With growing consumer interest in tablet PCs, smartphones and laptops, the desktop PC is quickly becoming obsolete. There are plenty of portable alternatives for getting work done, watching video, surfing the web and playing music, but the desktop retains one trump card: nothing can beat it for gaming.
An up-to-date gaming PC is more powerful than any portable device or games console. DirectX 11.0 PC games offer more visual detail than their PlayStation, Xbox and Wii counterparts, with these consoles beginning to show their age. And this gap in processing power is set to become more apparent, with intensive games Battlefield 3 and Call of Duty: Modern Warfare 3 both set to launch by the end of the year.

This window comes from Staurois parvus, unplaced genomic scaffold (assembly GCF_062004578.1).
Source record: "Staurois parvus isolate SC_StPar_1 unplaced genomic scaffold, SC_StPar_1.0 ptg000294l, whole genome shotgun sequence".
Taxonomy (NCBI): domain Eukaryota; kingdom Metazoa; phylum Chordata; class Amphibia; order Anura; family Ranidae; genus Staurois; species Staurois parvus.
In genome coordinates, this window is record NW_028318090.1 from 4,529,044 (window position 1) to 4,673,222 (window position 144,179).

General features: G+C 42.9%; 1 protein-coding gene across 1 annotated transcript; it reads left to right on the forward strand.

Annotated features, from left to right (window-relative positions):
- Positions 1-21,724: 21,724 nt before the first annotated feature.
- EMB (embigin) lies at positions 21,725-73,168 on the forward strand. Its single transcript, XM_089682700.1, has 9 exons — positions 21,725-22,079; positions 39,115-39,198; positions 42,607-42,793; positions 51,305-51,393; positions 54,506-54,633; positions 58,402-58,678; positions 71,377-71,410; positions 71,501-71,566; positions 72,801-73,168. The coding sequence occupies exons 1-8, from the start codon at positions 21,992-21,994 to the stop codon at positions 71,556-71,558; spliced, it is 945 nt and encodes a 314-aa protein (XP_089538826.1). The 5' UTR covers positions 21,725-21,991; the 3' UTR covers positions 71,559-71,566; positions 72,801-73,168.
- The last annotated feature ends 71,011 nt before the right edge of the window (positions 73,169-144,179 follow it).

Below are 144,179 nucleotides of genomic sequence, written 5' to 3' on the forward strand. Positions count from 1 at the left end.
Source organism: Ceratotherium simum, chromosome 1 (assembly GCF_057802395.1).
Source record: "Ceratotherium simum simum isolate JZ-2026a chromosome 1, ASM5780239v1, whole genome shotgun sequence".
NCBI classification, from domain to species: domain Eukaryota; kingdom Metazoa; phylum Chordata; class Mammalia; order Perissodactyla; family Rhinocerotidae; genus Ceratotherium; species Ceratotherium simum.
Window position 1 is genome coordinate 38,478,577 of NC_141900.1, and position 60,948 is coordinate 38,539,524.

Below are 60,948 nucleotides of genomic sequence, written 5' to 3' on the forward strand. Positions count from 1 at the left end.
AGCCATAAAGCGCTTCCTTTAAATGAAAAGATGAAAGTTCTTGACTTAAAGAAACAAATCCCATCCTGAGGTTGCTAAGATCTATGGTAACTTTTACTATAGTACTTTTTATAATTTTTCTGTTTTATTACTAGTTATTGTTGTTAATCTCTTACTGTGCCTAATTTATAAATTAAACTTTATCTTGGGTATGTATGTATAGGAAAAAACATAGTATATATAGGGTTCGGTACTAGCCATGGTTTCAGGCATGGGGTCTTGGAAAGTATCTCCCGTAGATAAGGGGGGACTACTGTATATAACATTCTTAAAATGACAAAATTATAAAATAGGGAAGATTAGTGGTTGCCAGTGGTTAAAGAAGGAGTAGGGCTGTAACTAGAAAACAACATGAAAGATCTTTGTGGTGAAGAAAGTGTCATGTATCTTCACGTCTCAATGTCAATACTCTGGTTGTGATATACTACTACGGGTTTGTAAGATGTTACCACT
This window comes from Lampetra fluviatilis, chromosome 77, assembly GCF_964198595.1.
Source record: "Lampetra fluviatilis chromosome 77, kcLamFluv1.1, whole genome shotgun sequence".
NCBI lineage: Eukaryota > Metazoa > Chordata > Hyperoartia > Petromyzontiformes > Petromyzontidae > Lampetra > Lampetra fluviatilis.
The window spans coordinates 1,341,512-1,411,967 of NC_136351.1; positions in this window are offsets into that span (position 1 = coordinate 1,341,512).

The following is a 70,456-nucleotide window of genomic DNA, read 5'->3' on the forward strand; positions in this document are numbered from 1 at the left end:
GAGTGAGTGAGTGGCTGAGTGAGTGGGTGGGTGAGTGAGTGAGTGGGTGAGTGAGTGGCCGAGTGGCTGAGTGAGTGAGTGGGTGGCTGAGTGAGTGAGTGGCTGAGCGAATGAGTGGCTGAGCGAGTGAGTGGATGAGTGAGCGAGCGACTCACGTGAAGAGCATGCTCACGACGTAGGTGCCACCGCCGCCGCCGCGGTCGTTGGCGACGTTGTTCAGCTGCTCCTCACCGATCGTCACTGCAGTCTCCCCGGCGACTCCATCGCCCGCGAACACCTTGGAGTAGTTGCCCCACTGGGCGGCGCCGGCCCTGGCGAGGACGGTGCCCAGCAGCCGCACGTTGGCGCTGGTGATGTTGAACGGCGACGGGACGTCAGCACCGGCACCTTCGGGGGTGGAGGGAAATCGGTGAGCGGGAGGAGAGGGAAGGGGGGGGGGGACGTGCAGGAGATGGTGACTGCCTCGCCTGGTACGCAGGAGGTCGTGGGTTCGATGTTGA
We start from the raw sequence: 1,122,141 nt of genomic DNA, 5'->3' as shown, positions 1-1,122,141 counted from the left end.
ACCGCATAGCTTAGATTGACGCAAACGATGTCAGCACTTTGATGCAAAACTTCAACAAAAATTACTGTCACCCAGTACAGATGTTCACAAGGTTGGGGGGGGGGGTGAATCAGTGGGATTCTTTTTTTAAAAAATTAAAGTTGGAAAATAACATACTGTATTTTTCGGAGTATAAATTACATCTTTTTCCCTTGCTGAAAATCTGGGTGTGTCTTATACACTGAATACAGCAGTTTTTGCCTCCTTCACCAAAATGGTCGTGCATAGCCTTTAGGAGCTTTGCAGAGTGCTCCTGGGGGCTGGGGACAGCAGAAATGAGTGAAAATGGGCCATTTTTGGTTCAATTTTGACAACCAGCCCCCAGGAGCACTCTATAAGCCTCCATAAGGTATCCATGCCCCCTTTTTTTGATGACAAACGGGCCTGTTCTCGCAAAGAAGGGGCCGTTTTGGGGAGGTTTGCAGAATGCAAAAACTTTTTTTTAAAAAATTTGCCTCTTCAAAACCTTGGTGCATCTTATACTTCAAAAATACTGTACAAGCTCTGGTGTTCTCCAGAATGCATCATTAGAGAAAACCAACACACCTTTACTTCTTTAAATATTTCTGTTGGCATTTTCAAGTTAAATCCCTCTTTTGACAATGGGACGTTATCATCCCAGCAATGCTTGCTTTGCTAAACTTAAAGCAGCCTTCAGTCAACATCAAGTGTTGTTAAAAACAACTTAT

A powerful graphics card is an essential component in a high-performance gaming PC, and required to handle the complex 3D maths and geometry that go on behind the scenes to add realism to games. ATI (owned by CPU maker AMD) and nVidia release a new generation of their graphics cards every year or so, with refined hardware and more transistors squeezed in.
You’ll also enjoy smooth video playback – high-resolution graphics support is important for HD movies – and faster photo and video editing. HDMI and DVI ports add digital connections to your PC too.
Cards are available that suit all budgets. In our best graphics card group test we include products from £62 to £400. But money isn’t the only limiting factor in which card you choose. If you don’t have a full-HD (1920x1080-pixel) monitor, a card that excels at higher resolutions will be wasted. Instead choose a less expensive card that works well at lower resolutions.
You’ll also need a processor and motherboard that can keep up with your graphics card, and at least 4GB of RAM.
If your PC’s spec is low, consider spending some of the cash you put aside for a graphics upgrade on other components.